Published: June 27, 2020 2:20:44 am
When the Pandavas brought Draupadi home, Kunti was at hand to advise them to share and share alike. Modern interpreters of myth remain gainfully employed as a consequence, eternally debating if it is a reference to polyandry, which was common in some communities in ancient times. The Hinduja brothers number one less than the Pandavas and were further disadvantaged by the absence of parental guidance, but they apparently followed the nobler instincts of the Hindu undivided family. They signed a letter in 2014, declaring that assets in the name of one brother belonged to all, and that each would appoint the others executors.
Ah, executors. That means that this letter is essentially a will, though it does not begin with the traditional hair-raising phrase: “Since life is uncertain…” But Indian families will be Indian families, even if they offshore themselves in London. When life gets uncertain, a member sues. Srichand Hinduja, head of the family and owner of Hinduja Bank, told a court in 2015 that the letter did not represent his wishes.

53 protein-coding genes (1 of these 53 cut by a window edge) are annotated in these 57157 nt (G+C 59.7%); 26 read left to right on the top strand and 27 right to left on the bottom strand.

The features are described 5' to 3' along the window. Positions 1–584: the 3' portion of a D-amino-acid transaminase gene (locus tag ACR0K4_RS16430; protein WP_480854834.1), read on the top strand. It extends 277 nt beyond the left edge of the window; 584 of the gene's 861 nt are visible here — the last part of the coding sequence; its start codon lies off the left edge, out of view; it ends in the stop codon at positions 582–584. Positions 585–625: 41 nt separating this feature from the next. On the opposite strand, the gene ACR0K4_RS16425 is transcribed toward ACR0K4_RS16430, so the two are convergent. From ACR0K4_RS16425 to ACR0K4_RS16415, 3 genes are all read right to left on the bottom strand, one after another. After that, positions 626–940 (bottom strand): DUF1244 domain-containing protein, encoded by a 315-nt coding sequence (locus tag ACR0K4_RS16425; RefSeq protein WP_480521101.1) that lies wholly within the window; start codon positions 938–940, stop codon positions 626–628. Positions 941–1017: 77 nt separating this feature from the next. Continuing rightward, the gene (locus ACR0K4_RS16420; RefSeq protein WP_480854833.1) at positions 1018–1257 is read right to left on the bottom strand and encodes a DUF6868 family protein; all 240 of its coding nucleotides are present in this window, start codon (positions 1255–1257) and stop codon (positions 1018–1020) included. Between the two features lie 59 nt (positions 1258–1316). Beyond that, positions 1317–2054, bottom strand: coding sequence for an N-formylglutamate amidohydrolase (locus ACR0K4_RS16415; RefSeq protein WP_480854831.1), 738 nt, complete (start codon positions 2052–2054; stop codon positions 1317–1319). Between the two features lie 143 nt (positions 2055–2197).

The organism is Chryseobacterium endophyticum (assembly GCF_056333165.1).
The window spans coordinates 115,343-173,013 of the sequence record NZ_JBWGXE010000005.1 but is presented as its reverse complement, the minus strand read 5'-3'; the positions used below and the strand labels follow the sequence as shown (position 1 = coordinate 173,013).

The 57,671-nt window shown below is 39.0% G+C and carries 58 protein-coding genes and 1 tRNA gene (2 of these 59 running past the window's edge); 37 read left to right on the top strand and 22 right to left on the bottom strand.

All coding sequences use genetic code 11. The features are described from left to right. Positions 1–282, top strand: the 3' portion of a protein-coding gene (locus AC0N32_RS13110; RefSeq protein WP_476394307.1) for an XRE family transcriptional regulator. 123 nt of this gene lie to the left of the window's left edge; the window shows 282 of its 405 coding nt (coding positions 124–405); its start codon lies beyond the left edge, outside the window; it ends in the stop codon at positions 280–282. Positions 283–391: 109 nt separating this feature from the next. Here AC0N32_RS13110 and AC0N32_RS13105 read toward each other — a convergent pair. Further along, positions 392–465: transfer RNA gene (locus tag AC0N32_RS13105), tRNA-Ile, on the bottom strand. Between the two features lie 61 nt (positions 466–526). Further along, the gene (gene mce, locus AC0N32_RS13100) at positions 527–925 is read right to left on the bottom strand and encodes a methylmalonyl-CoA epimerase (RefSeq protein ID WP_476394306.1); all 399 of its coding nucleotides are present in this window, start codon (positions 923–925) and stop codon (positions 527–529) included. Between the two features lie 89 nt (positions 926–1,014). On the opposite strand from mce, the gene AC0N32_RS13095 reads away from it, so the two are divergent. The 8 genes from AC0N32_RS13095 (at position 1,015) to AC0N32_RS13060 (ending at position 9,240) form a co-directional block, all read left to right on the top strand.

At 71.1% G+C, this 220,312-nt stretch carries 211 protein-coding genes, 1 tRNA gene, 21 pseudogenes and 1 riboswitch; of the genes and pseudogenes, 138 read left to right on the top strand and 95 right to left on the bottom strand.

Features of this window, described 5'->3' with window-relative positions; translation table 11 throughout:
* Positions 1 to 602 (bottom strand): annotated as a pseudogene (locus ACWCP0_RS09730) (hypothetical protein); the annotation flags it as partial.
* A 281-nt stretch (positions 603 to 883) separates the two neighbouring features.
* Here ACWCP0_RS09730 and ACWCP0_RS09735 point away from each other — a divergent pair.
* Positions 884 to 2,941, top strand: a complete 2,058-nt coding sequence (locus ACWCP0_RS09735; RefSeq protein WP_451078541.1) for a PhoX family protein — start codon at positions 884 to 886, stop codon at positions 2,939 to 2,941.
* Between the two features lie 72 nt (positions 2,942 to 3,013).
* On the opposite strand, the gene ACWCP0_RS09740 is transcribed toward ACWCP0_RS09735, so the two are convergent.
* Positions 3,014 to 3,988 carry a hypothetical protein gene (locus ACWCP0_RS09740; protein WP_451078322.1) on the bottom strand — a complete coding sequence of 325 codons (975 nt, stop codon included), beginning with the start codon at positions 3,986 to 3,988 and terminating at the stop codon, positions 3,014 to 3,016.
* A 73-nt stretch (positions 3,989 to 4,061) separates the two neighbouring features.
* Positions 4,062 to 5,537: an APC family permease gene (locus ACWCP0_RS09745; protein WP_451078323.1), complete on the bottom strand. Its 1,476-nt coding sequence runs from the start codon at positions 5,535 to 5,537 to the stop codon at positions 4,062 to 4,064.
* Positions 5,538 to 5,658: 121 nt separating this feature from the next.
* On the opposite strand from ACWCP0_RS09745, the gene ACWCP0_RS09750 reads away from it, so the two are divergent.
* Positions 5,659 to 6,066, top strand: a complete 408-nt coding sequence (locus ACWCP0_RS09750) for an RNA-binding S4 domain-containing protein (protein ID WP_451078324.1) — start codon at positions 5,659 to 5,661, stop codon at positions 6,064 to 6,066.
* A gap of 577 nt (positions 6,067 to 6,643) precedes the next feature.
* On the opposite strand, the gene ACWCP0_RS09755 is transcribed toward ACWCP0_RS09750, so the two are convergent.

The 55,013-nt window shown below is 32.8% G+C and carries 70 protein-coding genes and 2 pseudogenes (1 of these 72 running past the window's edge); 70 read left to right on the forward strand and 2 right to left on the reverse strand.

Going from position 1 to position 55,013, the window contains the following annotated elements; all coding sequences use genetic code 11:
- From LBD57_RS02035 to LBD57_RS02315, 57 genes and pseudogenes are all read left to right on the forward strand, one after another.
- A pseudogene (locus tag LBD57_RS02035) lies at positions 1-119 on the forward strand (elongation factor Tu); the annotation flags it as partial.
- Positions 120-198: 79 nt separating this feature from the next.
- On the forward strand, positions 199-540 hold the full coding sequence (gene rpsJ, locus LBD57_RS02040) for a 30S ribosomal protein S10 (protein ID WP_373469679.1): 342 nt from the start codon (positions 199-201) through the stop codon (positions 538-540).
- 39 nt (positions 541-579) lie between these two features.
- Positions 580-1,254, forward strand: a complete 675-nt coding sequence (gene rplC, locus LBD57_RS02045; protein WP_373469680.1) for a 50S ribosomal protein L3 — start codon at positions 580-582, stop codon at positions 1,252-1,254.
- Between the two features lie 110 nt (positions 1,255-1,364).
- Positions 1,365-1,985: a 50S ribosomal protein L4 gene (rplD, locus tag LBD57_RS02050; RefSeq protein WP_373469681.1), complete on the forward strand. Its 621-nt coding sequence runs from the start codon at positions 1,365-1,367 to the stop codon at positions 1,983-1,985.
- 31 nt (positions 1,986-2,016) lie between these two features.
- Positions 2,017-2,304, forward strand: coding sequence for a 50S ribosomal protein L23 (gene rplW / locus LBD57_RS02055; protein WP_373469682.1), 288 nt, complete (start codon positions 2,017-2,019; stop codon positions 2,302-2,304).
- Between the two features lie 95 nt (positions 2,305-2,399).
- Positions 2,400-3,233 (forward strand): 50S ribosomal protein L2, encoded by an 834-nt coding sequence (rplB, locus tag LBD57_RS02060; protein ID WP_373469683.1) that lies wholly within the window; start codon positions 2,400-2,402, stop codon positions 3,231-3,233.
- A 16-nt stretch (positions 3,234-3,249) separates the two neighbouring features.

His brothers protest that the family has always believed that “everything belongs to everyone and nothing belongs to anyone”, which sounds like a materialistic version of the mottos of Switzerland and the Three Musketeers — “All for one, and one for all.” The idea is to keep what belongs to the family within the family. A lot of stuff belongs, including a family fortune of $11.2 billion and the ownership of valuable international brands like Gulf Oil. The family’s credo is designed for the orderly transmission of property. But ironically, if it spilled out of the family into society, it would echo the thoughts of another great citizen of London, Karl Marx, and spell communism.
📣 The Indian Express is now on Telegram. Click here to join our channel (@indianexpress) and stay updated with the latest headlines
© The Indian Express (P) Ltd